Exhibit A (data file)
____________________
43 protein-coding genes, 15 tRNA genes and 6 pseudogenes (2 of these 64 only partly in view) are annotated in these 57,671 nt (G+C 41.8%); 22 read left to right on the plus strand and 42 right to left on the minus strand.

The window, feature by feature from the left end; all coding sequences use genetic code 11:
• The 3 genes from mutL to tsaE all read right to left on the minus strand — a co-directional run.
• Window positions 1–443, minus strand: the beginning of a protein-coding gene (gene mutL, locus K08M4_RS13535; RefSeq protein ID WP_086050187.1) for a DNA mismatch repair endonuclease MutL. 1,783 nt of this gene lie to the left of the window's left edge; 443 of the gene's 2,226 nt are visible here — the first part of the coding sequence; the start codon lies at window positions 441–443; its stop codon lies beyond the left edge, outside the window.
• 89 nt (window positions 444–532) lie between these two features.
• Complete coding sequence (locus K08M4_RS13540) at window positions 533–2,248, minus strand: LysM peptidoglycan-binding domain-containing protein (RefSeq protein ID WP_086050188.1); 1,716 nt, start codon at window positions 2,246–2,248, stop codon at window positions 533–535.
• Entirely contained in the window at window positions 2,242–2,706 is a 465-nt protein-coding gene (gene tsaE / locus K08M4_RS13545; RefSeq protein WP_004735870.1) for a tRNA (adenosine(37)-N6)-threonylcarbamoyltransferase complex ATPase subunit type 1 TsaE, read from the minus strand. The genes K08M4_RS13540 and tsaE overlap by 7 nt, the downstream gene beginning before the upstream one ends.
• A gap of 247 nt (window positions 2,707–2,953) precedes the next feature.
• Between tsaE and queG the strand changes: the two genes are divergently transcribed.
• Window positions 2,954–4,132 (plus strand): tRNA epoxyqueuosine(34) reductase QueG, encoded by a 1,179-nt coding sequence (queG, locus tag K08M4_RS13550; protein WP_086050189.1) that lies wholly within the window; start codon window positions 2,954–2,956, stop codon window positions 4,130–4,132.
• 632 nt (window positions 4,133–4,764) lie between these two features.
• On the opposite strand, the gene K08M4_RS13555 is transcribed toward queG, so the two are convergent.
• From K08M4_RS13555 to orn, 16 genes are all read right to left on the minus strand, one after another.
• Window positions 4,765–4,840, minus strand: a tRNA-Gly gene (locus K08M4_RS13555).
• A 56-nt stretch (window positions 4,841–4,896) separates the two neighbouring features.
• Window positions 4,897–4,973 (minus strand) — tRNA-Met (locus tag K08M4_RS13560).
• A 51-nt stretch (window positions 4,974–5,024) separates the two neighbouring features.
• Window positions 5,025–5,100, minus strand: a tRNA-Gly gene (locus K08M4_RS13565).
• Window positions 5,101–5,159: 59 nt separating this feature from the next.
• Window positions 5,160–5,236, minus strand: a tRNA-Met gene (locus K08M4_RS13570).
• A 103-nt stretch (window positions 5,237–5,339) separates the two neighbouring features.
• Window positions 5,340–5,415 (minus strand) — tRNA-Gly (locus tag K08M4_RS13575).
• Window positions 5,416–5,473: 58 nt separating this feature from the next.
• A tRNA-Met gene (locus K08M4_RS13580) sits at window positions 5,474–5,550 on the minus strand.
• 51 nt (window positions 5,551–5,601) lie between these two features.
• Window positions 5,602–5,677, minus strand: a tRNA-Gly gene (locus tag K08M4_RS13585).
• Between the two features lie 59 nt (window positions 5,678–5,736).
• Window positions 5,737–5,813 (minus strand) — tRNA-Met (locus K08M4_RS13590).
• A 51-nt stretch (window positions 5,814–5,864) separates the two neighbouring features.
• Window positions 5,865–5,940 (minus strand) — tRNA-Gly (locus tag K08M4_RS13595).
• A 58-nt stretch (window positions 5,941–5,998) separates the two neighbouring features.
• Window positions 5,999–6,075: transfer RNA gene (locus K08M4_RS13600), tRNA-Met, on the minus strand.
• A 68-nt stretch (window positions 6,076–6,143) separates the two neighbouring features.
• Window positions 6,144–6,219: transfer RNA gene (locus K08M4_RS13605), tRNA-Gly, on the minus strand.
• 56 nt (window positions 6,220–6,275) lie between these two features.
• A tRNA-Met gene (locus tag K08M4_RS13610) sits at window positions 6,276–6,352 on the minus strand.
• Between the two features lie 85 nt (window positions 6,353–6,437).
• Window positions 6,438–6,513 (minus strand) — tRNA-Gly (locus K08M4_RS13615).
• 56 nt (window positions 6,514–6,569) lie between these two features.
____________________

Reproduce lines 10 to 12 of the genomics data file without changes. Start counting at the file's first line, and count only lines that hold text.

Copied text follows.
• Window positions 2,954–4,132 (plus strand): tRNA epoxyqueuosine(34) reductase QueG, encoded by a 1,179-nt coding sequence (queG, locus tag K08M4_RS13550; protein WP_086050189.1) that lies wholly within the window; start codon window positions 2,954–2,956, stop codon window positions 4,130–4,132.
• 632 nt (window positions 4,133–4,764) lie between these two features.
• On the opposite strand, the gene K08M4_RS13555 is transcribed toward queG, so the two are convergent.